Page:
Around the world, the small and medium-sized enterprise (SME) sector is a vital engine of innovation and job creation. Understanding the real challenges and opportunities shaping the future of SMEs, then, is a matter of the highest importance.
Small business is – quite frankly – big business. It is estimated that more than 90 % of the world’s businesses are small and medium-sized enterprises (SMEs). Surprised? Don’t be. SMEs are, on average, the businesses that are generating growth, creating jobs, growing faster and innovating more. But most of all, they are a good deal less complicated (structurally) and more efficient and flexible than are large firms.
It’s not all a bed of roses though. While SMEs make a huge impact on income, employment and wider economic output, their fortunes have been disproportionately affected by the financial crisis. SMEs are both an engine of job creation and a significant factor in job destruction, making them the embodiment of Schumpeter’s “creative destruction”, i.e. the disruptive process of transformation that goes hand in hand with innovation. Confirming these observations, an EU estimate alluded to the shocking fact that as few as 50 % of firms that started trading in 2001 survived beyond five years.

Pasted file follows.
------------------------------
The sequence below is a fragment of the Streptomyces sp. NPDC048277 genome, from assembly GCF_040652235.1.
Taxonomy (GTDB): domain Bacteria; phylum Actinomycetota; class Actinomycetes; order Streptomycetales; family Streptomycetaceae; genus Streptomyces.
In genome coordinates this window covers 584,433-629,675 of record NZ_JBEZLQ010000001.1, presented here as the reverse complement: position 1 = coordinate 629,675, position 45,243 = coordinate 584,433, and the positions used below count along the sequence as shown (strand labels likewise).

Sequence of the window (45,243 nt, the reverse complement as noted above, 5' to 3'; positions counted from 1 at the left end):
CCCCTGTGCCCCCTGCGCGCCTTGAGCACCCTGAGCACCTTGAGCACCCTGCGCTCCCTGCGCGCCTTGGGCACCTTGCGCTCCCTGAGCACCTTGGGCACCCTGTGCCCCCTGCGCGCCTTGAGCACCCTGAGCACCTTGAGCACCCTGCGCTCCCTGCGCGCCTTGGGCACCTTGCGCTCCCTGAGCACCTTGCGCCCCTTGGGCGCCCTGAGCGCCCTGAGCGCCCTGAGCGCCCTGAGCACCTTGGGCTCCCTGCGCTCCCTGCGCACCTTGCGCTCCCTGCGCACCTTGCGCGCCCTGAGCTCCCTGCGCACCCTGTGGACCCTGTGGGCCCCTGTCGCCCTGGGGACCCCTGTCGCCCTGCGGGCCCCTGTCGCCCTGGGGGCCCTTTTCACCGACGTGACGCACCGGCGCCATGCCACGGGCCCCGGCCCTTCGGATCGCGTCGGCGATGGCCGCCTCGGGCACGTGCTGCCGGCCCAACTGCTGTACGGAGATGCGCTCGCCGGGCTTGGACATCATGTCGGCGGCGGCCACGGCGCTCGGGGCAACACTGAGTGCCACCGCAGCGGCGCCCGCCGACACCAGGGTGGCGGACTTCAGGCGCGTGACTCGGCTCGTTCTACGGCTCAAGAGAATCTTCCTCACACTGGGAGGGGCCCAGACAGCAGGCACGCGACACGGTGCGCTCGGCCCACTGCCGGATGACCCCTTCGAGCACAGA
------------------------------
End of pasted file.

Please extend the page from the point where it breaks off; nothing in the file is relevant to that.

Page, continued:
The question of how to serve SMEs is not new. Many researchers, academics and economists have searched for a winning formula over the years, with mixed results. So the question remains: what can be done to bolster SMEs? There is no magic formula for ensuring there is a thriving global SME community – if so it would have probably been implemented long ago – but the expanded use of International Standards can foster entrepreneurship and help small businesses compete on an equal footing.
Why small businesses matter